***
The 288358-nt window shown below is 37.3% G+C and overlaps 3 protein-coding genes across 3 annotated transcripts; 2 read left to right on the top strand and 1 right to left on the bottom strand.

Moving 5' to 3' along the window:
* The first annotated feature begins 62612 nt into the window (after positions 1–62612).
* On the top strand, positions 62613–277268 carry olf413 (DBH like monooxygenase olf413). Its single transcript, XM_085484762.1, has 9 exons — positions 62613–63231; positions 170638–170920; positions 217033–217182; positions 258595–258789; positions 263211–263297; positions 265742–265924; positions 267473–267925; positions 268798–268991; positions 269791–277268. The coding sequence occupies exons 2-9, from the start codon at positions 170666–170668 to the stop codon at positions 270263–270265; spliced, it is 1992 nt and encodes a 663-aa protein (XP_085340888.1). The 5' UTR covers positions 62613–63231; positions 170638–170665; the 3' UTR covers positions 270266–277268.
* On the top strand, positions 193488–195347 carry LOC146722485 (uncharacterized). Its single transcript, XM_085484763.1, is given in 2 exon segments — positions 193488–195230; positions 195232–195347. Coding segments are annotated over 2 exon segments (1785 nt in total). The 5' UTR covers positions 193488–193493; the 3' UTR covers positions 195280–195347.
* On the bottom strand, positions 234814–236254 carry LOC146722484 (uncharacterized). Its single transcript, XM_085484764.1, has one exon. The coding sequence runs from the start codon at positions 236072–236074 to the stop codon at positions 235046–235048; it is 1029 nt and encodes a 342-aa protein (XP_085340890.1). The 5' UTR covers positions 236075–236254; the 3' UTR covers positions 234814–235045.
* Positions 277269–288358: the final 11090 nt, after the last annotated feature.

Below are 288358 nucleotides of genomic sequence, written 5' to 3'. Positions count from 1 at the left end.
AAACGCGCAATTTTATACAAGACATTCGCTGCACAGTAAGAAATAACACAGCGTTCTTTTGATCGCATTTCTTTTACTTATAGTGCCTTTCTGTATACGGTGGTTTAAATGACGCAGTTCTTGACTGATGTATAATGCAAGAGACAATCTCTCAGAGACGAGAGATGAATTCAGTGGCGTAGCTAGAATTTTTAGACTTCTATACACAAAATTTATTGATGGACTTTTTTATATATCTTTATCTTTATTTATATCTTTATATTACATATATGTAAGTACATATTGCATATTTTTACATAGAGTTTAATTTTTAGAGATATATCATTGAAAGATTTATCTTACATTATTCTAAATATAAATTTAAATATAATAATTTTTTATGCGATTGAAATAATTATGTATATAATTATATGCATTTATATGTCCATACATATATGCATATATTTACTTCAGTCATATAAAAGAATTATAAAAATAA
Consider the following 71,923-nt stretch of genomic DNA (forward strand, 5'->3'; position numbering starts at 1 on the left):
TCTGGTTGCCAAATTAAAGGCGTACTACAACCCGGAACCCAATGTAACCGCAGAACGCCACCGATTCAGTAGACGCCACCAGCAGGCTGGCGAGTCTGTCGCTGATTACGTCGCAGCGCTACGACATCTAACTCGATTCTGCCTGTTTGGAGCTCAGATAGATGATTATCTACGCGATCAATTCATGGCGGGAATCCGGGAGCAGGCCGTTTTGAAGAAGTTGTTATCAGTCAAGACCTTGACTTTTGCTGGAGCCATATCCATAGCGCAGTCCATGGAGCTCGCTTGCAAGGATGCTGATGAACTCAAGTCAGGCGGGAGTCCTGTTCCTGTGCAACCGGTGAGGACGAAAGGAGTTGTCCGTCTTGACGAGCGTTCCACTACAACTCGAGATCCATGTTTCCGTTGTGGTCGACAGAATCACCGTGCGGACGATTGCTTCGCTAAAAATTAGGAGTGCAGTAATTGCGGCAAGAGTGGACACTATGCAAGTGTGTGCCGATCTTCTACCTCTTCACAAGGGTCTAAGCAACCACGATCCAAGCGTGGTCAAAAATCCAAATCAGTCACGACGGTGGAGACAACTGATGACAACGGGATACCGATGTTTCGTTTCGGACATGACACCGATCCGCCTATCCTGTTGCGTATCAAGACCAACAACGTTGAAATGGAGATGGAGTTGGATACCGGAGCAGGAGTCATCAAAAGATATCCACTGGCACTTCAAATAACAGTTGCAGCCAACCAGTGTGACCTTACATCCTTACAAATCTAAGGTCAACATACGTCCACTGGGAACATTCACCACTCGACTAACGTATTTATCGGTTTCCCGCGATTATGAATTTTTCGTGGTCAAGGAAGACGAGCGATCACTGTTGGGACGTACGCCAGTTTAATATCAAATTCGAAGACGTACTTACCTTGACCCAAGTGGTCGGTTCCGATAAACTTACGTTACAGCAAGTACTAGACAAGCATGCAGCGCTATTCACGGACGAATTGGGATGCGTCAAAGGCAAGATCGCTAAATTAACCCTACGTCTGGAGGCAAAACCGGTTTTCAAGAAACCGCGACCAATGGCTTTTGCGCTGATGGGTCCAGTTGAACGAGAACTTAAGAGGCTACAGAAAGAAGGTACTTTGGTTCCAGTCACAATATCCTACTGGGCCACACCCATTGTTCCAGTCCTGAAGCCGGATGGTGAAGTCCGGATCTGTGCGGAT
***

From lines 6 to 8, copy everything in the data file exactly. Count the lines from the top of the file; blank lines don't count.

* On the bottom strand, positions 234814–236254 carry LOC146722484 (uncharacterized). Its single transcript, XM_085484764.1, has one exon. The coding sequence runs from the start codon at positions 236072–236074 to the stop codon at positions 235046–235048; it is 1029 nt and encodes a 342-aa protein (XP_085340890.1). The 5' UTR covers positions 236075–236254; the 3' UTR covers positions 234814–235045.
* Positions 277269–288358: the final 11090 nt, after the last annotated feature.

Below are 288358 nucleotides of genomic sequence, written 5' to 3'. Positions count from 1 at the left end.